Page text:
A. Disputed Testimony*fn4

Although defense counsel moved in limine to exclude evidence pertaining to the Pagans, the trial judge considered objections on a case-by-case basis. See Order of February 21, 1990. Accordingly, with no objection from the defense, the state's opening statement articulated its theory that Barbara Keller was killed because she was an informant. See Trans. at 43,*fn5 The defendant's opening, in turn, acknowledged that Keller "may even have been a member of an organized motorcycle club," id. at 47, but hinted that Keller had come to be aware of the FBI's interest in him because agents came to his farm, not because he discovered that his wife was an informant. See id. at 49. Lock also acknowledged that the defendant had written a suicide note stating that he was under stress because of the "unfounded investigations by the FBI, Crime Commission, et cetera[.]" Id. at 68. Lock concluded by telling the jury that they would have to decide whether Barbara Keller had been killed as a result of a domestic disturbance or because she was an informant. See id. at; 68-69.

The state's case did provide some circumstantial evidence connecting Barbara's death with her role as an informant. First, Gary Reiter testified that Barbara had told him that she was providing information to the FBI about an organized motorcycle gang and that she was fearful of the consequences if her husband discovered this fact. See Trans. at 137-40. Although Lock objected to the testimony on hearsay and on relevancy grounds, the court admitted the evidence both as relevant and to show the victim's state of mind. See id. at 138-39. Reiter admitted on cross-examination that he had never told the police or other investigators about Barbara's comments to him prior to that day's testimony. See id. at 171-72. The state also presented testimony that Keller himself stated on the night of the killing that he was under pressure from investigations. See, e.g., id. at 266 (testimony by Officer Guth discussing suicide note previously described in Lock's opening); id. at 396-97 (testimony by Dorothy Seegan, victim's mother, stating that Keller told her on the night of the killing that he was under pressure because of the investigations).

In addition, FBI Agent Harelson testified that Barbara Keller contacted him by telephone in 1984 and began providing information regarding an investigation. See Trans. at 409. He explained, in response to a question about the "motorcycle gang," that Barbara continued to give him information "regarding criminal activity by Mr. Keller and some of his associates[.]" Id. at 410-11. Harelson also explained that Barbara was concerned for her safety and so put many limitations on the information she provided. See id. at 411. Harelson told Barbara that these conditions would make it very difficult for him to prosecute anyone, but she persisted, and Harelson testified that he complied with her demands. See id. at 411-12. He also testified that Barbara expressed fear of her husband should he find out and said that he had threatened to kill her if she ever went to the police. See id. On cross-examination, Harelson stated that he had no reason to believe that Barbara's husband or his colleagues had ever discovered her collaboration. See id. at 418-19.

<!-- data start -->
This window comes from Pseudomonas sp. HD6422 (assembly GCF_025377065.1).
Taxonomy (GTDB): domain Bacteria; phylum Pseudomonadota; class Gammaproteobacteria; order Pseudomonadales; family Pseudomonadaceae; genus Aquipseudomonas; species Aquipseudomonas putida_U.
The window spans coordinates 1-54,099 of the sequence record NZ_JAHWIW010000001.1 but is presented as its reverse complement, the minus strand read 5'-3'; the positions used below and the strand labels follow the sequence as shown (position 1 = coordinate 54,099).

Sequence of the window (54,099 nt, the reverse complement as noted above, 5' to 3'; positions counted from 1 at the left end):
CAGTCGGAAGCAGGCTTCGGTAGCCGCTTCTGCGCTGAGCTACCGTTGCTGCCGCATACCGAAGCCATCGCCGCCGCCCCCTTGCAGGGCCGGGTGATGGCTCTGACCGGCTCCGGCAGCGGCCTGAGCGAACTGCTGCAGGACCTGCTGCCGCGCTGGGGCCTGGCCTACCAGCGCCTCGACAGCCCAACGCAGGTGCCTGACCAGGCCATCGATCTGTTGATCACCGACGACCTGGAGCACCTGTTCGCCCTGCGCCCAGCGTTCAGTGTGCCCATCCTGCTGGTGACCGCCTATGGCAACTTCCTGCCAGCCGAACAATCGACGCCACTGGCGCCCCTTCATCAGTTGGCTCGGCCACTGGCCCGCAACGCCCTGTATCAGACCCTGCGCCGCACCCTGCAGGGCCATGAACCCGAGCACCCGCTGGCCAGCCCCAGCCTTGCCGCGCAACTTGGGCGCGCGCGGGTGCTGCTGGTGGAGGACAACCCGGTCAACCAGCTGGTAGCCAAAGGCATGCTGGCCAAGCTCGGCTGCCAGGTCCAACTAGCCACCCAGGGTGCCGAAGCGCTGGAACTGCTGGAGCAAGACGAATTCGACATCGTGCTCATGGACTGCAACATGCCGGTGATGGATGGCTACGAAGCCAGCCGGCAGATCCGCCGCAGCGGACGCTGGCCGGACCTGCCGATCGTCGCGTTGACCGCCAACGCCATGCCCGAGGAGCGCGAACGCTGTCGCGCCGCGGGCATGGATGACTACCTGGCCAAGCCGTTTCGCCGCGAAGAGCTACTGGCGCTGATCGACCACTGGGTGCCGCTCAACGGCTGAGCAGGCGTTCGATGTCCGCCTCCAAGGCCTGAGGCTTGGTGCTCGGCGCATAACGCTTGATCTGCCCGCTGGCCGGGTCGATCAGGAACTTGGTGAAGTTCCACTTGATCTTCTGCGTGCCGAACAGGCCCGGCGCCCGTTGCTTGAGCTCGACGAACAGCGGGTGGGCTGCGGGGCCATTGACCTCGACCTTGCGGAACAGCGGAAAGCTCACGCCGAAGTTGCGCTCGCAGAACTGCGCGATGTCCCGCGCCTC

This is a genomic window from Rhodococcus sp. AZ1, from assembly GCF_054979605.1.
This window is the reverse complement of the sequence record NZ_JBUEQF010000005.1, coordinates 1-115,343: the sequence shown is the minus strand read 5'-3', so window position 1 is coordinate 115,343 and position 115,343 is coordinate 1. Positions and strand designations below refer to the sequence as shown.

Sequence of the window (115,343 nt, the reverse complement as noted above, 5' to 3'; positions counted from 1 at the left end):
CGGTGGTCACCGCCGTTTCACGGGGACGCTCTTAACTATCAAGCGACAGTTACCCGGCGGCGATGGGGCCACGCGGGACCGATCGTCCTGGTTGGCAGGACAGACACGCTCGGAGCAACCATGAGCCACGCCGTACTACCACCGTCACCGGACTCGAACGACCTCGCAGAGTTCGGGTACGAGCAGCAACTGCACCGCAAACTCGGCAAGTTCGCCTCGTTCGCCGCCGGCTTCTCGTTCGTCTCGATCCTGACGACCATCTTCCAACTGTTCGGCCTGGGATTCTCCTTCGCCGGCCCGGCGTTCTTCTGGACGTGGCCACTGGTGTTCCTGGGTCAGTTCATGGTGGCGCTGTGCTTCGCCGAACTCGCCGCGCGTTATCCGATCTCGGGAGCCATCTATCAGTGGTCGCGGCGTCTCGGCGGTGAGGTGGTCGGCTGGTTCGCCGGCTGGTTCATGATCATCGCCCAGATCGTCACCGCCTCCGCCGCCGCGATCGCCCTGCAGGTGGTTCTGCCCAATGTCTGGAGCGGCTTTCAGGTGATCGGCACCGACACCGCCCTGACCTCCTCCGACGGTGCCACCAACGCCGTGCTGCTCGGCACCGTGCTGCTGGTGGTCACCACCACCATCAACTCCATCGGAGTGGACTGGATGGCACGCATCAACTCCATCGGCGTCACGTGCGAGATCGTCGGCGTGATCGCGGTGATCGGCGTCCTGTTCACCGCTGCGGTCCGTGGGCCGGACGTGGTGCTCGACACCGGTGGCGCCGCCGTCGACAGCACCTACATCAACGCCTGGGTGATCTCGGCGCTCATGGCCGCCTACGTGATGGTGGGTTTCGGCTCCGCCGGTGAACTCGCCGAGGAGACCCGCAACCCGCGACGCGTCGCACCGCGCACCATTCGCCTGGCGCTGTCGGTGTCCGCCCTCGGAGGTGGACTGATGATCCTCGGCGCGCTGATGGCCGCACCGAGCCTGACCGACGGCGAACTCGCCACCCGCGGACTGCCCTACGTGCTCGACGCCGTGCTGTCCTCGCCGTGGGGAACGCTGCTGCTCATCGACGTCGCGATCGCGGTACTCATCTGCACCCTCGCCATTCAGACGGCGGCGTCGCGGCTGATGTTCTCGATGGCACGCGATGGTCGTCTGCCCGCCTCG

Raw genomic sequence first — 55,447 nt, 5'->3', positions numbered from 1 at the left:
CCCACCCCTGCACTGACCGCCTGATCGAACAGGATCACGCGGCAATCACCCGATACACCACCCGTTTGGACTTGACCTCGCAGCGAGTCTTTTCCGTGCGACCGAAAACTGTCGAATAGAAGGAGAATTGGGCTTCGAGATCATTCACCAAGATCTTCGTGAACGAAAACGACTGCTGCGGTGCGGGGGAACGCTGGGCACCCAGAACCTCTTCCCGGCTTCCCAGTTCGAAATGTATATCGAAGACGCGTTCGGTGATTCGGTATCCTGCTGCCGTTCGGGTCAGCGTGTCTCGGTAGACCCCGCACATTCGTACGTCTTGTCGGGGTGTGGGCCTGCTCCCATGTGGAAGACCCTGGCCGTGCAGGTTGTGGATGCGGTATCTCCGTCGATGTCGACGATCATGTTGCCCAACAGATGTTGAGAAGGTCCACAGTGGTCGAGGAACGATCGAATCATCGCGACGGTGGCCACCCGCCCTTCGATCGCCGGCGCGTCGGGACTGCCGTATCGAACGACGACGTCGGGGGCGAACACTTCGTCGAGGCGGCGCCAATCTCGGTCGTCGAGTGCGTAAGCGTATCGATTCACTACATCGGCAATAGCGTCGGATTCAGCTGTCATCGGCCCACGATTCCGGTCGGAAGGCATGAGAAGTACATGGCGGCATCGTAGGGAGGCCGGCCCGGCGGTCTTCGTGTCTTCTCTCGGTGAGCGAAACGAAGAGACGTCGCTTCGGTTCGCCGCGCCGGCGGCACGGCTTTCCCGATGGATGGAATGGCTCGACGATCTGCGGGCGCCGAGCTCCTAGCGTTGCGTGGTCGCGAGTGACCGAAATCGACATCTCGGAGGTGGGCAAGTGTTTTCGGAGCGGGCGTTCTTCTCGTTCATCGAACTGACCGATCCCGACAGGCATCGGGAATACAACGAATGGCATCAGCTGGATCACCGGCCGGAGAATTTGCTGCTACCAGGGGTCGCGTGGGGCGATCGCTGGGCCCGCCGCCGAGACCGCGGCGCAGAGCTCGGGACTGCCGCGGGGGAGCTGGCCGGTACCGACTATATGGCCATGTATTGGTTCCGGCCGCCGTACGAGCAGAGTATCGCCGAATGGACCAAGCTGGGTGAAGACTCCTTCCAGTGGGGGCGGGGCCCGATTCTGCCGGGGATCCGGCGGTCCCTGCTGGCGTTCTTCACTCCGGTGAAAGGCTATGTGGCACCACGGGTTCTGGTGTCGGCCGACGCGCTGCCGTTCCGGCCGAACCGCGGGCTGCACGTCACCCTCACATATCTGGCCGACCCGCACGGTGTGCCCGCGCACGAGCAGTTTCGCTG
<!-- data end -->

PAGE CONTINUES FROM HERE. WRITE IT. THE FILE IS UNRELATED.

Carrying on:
The next significant event for present purposes is the defense's introduction of the word "Pagan." During the presentation of its case, the defense called Donald Kline and almost immediately asked him if he had been at any time a "member of the Pagan motorcycle club." Trans. at 514. Kline responded that he had been a member approximately fourteen years previously. See id. On cross-examination, the state asked Kline whether he had been in the "motorcycle club" with Keller; Kline again answered that he had but emphasized that Keller was no longer a member. See id. at 521-22. Following this exchange, the prosecutor asked the court at sidebar whether the "restrictions" on the use of the word "Pagan" were lifted. Id. at 522. After Lock stated that he intended to refer to the Pagans again, the court implied that the bar had been lifted. See id.

Subsequently, the word "Pagan" was mentioned many times. Many of these comments were fairly casual, as in the testimony of Randall Groff, Joan Elko, and John Anderson.*fn6 See Trans. at 545 (prosecutor asking Groff if his workplace was a "Pagan hangout" and asking if a former bartender, who had since died, was a leading Pagan)*fn7; id. at 916 (cross-examination by state asking if many motorcyclists came to the bar where Elko worked and if she associated with Pagans); id. at 1096-98 (cross-examination of Anderson asking whether he was a Pagan and whether he knew of Keller's previous involvement with the organization; defense objection precluded further questioning).*fn8

The testimony of three witnesses — the defendant, Sherry Aument, and John Barton — deserves special comment. Probably the most significant discussion of the Pagans occurred during Keller's own testimony. In response to his own counsel's question, Keller stated that he had been a Pagan but that he had withdrawn from the organization several years previously; he explained that he had reaffirmed that separation as part of his marriage vows. See Trans. at 717-18. Keller also testified that he became aware of investigations targeting him because of direct contact with the Pennsylvania Crime Commission, local police, and the FBI. See id. at 718-20. On cross-examination, the government questioned Keller extensively on the Pagans and clearly attempted to draw a connection between the organization's alleged violence and Keller's own actions. See, e.g., id. at 785-86.*fn9 The state accused Keller of having a "propensity for violence," id. at 806, and, soon thereafter, engaged in a lengthy discussion of the significance of the emblems on his Pagan jacket, suggesting repeatedly that he was a member of an "outlaw motorcycle gang." Id. at 808-09.*fn10 ...